This is the antidote to very belligerent fish! If they can get out of each others' sight, the aggression is minimized. The strategy works! When a local wholesaler recently received two dozen Cr. cametana from the Rio Tocantins, a particularly violent pike cichlid fish, they were beating on each other within minutes of dumping the shipment into a 50-gallon aquarium. They were quickly netted out and housed in individual plastic buckets until enough PVC scrap pipe could be rounded up.

That same 50-gallon aquarium, when filled with dozens of 2- x 6-inch pipe shards, became a rather peaceful "community" of pike cichlids. Of course, you rarely saw any of the fish (they came out to eat), and caught them by netting pieces of pipe, but the belligerence was controlled.

Why bother with these fish if you can't see them? Remember the end goal: to obtain a compatible breeding pair. Once a pair bond forms, adults are usually excellent and relatively peaceful consorts. And, we can always hope that the aggression will diminish in ensuing captive generations. Moreover, my example (Cr. cametana) is definitely the endpoint of the belligerence scale. Most juvenile pike cichlids are not nightmares. They're actually quite cute and often just as "tame" and responsive as Kullander (1990) noted for Cr. hemera.

Actually, some pike cichlid fish are reasonable cichlid community aquarium residents! Necessity is the mother of invention. It is also the mother of foolhardiness. Being perpetually pressed for space, I've tried some pretty amazing fish combinations involving pike cichlid fish lately, and most have worked. You see, the idea of tying up an entire large aquarium for a single species is not to my liking.

For instance, I've been raising up an octet of Cr. geayi that are fast approaching 6 inches. They've been housed for nearly four months in a 55-gallon aquarium with a sextet of Satanoperca pappaterra, a few single "Cichlasoma" ("C." alfari, rhytisma, spectabile) and assorted catfish. The aquarium contains lots of PVC pipe and, with the exception of some exuberant chasing before and after feeding time, and a few frayed fins, the mixed community is getting along famously. Did I mention the pair of 5-inch Crenicichla species "Tocantins Orange Pike" living peacefully with them? This will, no doubt, cease come spawning time if I am so blessed.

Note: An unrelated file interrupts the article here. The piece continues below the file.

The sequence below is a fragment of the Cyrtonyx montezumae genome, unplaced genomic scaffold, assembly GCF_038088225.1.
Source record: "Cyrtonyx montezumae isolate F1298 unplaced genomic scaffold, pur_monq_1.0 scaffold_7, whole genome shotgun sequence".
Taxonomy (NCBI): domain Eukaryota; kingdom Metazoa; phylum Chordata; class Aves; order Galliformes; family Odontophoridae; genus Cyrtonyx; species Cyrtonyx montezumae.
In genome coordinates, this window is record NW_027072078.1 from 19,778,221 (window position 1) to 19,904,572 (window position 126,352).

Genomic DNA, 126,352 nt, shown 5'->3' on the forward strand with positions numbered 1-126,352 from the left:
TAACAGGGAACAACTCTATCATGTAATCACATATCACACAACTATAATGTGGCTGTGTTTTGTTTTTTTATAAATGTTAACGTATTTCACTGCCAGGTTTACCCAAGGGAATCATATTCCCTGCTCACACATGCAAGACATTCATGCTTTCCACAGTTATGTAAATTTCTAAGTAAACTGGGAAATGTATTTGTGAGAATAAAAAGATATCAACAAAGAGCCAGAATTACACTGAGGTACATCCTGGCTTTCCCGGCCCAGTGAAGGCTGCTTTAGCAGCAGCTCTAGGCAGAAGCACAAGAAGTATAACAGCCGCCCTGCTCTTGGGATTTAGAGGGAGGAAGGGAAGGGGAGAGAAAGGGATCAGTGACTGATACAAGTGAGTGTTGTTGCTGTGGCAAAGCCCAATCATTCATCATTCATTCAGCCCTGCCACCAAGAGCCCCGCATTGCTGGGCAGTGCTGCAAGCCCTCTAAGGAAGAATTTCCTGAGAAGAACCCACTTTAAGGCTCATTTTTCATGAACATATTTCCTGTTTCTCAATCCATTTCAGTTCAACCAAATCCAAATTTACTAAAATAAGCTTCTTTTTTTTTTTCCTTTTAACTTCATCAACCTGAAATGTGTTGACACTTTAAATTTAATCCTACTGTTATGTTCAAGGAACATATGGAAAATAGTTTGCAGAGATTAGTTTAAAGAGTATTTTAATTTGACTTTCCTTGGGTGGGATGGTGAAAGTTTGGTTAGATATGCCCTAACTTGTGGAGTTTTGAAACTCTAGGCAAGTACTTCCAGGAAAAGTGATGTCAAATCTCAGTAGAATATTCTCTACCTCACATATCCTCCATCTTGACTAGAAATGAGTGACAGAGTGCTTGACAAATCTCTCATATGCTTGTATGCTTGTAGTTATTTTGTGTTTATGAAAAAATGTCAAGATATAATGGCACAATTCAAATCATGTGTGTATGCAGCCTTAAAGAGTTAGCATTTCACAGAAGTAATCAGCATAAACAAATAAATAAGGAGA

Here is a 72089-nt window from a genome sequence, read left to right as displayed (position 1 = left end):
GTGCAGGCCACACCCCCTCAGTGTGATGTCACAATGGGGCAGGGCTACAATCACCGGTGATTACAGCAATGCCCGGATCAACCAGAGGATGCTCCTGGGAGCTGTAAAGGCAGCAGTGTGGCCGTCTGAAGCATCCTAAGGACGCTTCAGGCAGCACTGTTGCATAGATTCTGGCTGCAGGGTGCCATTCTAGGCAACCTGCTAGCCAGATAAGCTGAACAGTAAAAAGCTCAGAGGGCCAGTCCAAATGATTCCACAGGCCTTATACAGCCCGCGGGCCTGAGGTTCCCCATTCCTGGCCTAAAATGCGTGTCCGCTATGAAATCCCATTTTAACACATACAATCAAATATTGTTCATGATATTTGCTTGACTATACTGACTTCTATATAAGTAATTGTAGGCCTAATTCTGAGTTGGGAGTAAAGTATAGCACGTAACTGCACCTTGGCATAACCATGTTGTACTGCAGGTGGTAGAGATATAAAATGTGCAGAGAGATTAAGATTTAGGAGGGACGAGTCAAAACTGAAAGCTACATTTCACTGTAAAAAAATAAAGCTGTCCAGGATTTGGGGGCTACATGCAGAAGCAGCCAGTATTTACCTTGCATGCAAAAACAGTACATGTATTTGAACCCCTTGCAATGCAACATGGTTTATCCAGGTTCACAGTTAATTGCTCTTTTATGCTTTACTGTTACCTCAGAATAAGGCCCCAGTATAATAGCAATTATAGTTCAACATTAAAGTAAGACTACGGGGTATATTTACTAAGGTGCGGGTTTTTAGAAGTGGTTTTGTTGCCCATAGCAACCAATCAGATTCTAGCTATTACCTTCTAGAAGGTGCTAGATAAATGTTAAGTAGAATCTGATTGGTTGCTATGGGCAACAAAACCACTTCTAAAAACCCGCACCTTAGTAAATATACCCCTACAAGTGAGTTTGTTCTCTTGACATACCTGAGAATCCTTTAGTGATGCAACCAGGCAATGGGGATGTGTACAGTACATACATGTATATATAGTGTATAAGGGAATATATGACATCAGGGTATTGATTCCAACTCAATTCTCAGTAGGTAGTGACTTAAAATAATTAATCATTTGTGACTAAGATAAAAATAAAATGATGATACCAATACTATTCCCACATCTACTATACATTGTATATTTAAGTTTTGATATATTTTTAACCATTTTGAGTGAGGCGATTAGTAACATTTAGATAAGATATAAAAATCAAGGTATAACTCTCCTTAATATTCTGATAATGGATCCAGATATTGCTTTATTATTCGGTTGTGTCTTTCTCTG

I likewise have a 40-gallon-long aquarium housing eight Cr. cf. strigata that are nearly 5 inches long, and they get along famously with each other and with the convict cichlid fish and 3-inch silver dollars they are housed with. Again, plenty of PVC pipe for everyone is the key.

In another 70-gallon aquarium, my trio of 10-inch Cr. cf. johanna seem to be tolerating each other, as well as the large pair of Heros severus (8 inches) housed with them, and the few assorted 3-inch expendable cichlids and a fleet of Corydoras catfish.

Finally, the pièce de résistance: In a 55-gallon aquarium housing a dozen Geophagus proximus reside 7-inch single specimens of Cr. cf. johanna, Cr. geayi and Cr. sedentaria. Frankly, I don't know why they are tolerating each other. And, I don't expect that uneasy truce to last — as soon as one gets bigger than the rest, I predict mayhem.